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For-Profit College Settlement Erases $500 Million in Student Debt

Career Education Corporation, a for-profit company that operates two national chains of colleges, has agreed to a deal that will forgive $500 million worth of student debt, according to the Associated Press.

The agreement settles allegations that the company misled prospective students about job placement rates. About 34,000 students are enrolled in the two college chains, Colorado Technical University and American InterContinental University. State attorneys general have been investigating the company since 2014, and the United States Senate even issued a report on the company’s placement data falsification. Career Education Corporation (CEC) denies any wrongdoing.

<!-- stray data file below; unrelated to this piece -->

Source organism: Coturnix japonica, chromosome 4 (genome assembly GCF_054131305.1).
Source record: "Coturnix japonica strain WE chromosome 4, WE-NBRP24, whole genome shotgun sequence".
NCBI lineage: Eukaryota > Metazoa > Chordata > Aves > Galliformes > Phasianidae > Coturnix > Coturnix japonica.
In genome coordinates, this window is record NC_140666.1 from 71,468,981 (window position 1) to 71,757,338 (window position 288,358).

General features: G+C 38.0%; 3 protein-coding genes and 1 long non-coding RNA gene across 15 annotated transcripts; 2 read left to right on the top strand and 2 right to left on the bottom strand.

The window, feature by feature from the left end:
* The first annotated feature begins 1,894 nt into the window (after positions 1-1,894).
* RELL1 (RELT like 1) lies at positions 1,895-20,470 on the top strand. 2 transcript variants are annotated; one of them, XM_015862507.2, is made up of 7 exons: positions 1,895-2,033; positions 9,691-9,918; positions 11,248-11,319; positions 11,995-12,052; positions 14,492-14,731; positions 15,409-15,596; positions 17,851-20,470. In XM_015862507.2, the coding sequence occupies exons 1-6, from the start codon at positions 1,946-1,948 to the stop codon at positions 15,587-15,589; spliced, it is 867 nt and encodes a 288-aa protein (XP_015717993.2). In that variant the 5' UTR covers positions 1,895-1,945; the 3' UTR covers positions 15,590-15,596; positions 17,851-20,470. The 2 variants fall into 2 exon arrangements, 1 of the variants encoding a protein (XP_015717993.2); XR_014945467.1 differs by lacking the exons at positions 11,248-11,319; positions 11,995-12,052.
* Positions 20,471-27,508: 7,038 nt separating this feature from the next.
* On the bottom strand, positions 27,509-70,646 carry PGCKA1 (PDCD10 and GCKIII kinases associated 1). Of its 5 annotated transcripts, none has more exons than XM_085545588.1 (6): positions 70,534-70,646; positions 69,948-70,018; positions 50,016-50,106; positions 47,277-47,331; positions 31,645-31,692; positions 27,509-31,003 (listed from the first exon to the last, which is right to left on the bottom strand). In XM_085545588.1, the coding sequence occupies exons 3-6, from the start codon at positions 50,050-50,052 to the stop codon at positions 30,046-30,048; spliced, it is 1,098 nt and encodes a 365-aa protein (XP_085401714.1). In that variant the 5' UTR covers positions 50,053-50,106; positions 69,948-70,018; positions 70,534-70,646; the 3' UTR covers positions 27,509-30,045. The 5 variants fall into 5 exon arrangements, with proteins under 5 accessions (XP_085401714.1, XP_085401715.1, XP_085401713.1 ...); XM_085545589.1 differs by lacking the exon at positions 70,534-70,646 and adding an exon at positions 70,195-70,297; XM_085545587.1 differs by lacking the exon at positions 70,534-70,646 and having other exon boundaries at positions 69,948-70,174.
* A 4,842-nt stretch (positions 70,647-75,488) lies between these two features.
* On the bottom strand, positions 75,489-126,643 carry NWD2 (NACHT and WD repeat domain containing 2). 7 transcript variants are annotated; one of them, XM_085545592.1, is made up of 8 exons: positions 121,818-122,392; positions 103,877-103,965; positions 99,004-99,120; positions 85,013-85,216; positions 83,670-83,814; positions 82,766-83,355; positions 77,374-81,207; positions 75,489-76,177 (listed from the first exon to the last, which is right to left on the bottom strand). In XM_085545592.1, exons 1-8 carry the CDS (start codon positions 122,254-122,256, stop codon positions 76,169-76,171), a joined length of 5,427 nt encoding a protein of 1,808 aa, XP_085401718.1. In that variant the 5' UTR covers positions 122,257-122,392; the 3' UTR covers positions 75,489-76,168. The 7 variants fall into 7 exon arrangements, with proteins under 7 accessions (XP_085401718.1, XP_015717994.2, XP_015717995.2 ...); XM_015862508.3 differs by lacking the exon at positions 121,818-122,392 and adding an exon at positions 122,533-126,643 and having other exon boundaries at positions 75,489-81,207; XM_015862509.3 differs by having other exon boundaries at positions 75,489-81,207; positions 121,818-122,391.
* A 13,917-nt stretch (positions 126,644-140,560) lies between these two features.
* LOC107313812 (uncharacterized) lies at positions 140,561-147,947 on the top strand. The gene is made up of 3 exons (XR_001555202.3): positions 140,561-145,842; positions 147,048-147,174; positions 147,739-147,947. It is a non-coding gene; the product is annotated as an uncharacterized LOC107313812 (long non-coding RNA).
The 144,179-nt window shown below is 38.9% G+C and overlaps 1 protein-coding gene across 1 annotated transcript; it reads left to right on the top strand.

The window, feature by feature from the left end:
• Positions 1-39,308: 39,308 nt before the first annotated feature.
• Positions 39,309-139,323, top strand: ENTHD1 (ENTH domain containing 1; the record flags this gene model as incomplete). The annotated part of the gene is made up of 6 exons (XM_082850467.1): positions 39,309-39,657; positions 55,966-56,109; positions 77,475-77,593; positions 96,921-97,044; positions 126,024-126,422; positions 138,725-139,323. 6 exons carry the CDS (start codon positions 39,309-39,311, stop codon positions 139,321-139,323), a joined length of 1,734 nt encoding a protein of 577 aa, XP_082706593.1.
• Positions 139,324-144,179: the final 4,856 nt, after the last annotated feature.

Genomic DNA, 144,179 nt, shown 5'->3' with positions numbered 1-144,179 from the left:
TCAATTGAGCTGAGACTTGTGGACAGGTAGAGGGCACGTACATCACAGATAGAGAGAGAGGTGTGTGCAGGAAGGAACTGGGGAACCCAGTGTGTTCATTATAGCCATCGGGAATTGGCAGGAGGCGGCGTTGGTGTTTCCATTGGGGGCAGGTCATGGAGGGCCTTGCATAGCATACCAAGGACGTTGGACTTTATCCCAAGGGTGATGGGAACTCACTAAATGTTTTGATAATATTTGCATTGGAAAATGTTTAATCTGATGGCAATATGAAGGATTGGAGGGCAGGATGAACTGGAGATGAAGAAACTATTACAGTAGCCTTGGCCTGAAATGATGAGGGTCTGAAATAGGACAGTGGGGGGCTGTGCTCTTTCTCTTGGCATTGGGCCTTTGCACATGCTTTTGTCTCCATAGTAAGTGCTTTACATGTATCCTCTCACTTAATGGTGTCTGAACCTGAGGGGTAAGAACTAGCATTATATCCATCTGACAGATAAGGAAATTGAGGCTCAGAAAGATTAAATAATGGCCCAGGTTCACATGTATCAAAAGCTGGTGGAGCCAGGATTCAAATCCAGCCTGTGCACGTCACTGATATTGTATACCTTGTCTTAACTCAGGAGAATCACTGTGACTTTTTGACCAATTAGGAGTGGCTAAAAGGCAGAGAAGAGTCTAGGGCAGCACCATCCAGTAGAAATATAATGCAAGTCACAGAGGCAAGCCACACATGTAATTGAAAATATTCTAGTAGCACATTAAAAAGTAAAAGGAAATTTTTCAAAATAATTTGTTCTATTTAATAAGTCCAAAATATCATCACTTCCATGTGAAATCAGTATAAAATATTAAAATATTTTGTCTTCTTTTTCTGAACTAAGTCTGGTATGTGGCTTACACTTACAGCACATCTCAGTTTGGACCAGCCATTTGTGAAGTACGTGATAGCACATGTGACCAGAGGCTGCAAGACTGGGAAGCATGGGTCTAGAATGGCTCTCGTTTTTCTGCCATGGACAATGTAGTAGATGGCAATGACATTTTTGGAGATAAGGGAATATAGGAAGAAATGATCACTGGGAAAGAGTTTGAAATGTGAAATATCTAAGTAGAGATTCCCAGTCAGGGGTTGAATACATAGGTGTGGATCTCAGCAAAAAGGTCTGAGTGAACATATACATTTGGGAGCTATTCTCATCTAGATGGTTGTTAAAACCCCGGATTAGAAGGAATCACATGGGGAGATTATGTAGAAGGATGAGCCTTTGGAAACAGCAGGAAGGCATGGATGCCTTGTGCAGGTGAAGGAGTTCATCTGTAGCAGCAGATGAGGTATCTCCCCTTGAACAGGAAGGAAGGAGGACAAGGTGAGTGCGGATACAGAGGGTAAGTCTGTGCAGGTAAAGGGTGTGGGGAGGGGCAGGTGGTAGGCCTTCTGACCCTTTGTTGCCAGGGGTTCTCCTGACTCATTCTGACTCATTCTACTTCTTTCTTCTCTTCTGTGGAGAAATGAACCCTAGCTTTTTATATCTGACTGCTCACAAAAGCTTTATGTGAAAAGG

The settlement is valid in 48 states and the District of Columbia. New York State previously settled with the company, and California is negotiating its own settlement. Borrowers in Florida and Texas will see the greatest relief in the settlement, two states with former students carrying, combined, more than $100 million in institutional loans issued by CEC. Included in the settlement is $5 million earmarked for states to cover the cost of the investigations.

According to CEC, nearly 90% of its students opt for online courses. Under the terms of the deal, prospective students considering either Career Education Corporation college must receive a one-page disclosure that details anticipated costs, the average earnings of graduates, and job placement rates.

Studies have shown that students that attend for-profit colleges can even end up making less money after receiving a degree than they made before earning a diploma. One reason for that relative decline in earnings? You guessed it: debt.